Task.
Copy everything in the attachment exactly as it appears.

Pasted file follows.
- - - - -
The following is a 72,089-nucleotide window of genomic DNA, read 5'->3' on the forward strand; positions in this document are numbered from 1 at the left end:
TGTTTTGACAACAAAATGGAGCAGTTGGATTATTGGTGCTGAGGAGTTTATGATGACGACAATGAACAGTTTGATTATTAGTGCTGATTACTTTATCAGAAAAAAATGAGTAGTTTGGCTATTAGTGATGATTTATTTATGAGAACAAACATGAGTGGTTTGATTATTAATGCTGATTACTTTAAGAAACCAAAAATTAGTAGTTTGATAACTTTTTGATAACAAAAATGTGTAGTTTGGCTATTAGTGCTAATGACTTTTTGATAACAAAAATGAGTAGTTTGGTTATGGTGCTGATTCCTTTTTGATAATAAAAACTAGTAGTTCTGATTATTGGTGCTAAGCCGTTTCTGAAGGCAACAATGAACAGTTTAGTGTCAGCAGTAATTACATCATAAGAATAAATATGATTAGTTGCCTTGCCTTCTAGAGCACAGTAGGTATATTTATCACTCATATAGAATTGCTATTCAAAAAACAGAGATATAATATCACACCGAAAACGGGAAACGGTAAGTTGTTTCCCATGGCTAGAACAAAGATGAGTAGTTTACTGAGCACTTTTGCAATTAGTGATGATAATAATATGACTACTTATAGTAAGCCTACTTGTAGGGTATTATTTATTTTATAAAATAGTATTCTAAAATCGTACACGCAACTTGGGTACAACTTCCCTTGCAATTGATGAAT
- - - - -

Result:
The following is a 72,089-nucleotide window of genomic DNA, read 5'->3' on the forward strand; positions in this document are numbered from 1 at the left end:
TGTTTTGACAACAAAATGGAGCAGTTGGATTATTGGTGCTGAGGAGTTTATGATGACGACAATGAACAGTTTGATTATTAGTGCTGATTACTTTATCAGAAAAAAATGAGTAGTTTGGCTATTAGTGATGATTTATTTATGAGAACAAACATGAGTGGTTTGATTATTAATGCTGATTACTTTAAGAAACCAAAAATTAGTAGTTTGATAACTTTTTGATAACAAAAATGTGTAGTTTGGCTATTAGTGCTAATGACTTTTTGATAACAAAAATGAGTAGTTTGGTTATGGTGCTGATTCCTTTTTGATAATAAAAACTAGTAGTTCTGATTATTGGTGCTAAGCCGTTTCTGAAGGCAACAATGAACAGTTTAGTGTCAGCAGTAATTACATCATAAGAATAAATATGATTAGTTGCCTTGCCTTCTAGAGCACAGTAGGTATATTTATCACTCATATAGAATTGCTATTCAAAAAACAGAGATATAATATCACACCGAAAACGGGAAACGGTAAGTTGTTTCCCATGGCTAGAACAAAGATGAGTAGTTTACTGAGCACTTTTGCAATTAGTGATGATAATAATATGACTACTTATAGTAAGCCTACTTGTAGGGTATTATTTATTTTATAAAATAGTATTCTAAAATCGTACACGCAACTTGGGTACAACTTCCCTTGCAATTGATGAAT